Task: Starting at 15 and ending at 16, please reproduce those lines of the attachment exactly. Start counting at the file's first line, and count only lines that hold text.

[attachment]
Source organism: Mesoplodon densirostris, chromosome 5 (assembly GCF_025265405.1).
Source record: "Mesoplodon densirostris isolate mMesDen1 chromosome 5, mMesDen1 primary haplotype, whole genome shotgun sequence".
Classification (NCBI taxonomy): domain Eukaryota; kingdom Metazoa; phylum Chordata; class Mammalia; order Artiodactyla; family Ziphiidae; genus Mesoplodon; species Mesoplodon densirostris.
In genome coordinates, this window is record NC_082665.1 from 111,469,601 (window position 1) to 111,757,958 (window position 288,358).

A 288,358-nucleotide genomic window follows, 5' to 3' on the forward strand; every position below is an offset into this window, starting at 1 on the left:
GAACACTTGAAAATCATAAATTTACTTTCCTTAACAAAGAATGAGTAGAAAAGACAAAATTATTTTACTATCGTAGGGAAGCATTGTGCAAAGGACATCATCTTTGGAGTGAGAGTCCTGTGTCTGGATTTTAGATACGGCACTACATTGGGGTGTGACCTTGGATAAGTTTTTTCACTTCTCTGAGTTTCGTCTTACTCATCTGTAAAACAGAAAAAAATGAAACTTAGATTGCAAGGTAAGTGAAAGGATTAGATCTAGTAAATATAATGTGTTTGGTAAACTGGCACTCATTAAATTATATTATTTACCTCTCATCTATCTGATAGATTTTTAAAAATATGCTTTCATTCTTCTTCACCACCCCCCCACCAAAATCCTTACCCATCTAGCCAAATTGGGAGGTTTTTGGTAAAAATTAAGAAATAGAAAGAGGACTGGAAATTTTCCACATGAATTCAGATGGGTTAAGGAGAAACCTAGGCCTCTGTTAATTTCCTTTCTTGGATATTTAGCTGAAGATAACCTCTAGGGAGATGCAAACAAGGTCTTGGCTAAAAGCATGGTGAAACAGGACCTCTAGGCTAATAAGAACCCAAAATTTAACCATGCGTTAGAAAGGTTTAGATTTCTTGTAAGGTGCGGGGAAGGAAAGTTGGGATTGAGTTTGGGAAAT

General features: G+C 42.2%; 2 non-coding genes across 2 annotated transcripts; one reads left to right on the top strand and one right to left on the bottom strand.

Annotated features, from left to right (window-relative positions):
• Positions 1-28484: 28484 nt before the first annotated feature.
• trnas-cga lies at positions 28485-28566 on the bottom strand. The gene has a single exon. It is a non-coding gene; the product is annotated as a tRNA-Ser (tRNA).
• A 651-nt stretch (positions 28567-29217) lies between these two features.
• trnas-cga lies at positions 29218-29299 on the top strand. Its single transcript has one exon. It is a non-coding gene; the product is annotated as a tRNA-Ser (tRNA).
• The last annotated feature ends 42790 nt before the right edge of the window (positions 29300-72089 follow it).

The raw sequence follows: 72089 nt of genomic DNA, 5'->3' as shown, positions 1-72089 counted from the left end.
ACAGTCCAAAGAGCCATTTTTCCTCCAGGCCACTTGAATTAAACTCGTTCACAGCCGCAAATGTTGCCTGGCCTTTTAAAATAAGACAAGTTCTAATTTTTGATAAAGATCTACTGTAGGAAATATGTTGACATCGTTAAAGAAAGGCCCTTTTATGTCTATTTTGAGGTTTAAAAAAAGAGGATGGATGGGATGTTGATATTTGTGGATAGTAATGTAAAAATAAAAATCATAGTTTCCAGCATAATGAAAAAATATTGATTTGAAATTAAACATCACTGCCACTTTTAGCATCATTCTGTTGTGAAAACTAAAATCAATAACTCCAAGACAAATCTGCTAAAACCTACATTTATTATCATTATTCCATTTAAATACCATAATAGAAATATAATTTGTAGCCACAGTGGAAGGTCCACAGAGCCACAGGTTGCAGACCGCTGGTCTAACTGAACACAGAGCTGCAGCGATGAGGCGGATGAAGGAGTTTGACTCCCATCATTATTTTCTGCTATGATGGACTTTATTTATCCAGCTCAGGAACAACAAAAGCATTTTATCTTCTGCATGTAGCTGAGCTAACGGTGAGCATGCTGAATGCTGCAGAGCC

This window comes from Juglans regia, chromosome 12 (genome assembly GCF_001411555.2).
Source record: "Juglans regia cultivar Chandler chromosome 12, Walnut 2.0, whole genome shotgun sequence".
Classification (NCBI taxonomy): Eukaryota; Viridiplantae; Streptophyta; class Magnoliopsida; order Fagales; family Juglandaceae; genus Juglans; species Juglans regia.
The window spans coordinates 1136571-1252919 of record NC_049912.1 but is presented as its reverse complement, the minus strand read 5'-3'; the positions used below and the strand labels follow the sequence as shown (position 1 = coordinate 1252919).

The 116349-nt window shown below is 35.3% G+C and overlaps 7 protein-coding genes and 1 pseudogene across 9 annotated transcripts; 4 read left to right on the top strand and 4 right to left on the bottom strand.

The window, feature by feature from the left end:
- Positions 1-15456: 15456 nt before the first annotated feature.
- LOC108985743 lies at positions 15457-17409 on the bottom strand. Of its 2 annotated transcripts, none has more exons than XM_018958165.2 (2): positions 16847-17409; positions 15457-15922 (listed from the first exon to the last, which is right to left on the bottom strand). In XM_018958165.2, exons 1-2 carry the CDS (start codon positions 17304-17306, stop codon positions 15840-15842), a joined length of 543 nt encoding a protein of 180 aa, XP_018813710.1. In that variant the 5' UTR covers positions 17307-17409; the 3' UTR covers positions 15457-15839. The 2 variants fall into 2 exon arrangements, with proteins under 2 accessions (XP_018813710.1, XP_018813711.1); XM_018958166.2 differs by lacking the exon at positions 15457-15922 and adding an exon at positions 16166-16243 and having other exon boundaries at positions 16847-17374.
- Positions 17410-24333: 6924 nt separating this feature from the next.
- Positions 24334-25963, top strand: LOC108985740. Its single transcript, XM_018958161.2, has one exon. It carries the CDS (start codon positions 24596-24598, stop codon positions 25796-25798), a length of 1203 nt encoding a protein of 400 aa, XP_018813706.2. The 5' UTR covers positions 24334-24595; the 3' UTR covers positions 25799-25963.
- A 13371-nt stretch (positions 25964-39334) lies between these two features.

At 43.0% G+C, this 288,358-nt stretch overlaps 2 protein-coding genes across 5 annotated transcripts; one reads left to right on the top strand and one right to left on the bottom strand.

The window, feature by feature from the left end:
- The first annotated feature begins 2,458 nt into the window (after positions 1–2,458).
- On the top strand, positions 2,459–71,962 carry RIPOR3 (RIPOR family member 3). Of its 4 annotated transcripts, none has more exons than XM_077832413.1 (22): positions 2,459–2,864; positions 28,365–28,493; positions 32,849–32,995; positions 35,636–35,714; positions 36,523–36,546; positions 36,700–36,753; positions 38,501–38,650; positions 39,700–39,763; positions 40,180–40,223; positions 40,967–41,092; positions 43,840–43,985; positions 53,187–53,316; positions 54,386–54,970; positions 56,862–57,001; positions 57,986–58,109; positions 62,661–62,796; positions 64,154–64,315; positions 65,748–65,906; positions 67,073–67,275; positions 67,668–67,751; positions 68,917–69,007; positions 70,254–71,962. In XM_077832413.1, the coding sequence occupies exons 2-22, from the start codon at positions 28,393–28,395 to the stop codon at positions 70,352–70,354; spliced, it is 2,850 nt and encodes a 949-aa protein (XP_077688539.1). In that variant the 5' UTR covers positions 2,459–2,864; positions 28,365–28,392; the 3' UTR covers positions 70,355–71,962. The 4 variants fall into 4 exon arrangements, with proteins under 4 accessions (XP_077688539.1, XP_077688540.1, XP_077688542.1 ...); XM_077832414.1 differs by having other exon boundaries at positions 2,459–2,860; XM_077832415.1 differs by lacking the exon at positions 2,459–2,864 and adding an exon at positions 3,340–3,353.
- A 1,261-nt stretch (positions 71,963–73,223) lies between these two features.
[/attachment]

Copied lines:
ACAGTCCAAAGAGCCATTTTTCCTCCAGGCCACTTGAATTAAACTCGTTCACAGCCGCAAATGTTGCCTGGCCTTTTAAAATAAGACAAGTTCTAATTTTTGATAAAGATCTACTGTAGGAAATATGTTGACATCGTTAAAGAAAGGCCCTTTTATGTCTATTTTGAGGTTTAAAAAAAGAGGATGGATGGGATGTTGATATTTGTGGATAGTAATGTAAAAATAAAAATCATAGTTTCCAGCATAATGAAAAAATATTGATTTGAAATTAAACATCACTGCCACTTTTAGCATCATTCTGTTGTGAAAACTAAAATCAATAACTCCAAGACAAATCTGCTAAAACCTACATTTATTATCATTATTCCATTTAAATACCATAATAGAAATATAATTTGTAGCCACAGTGGAAGGTCCACAGAGCCACAGGTTGCAGACCGCTGGTCTAACTGAACACAGAGCTGCAGCGATGAGGCGGATGAAGGAGTTTGACTCCCATCATTATTTTCTGCTATGATGGACTTTATTTATCCAGCTCAGGAACAACAAAAGCATTTTATCTTCTGCATGTAGCTGAGCTAACGGTGAGCATGCTGAATGCTGCAGAGCC

This window comes from Juglans regia, chromosome 12 (genome assembly GCF_001411555.2).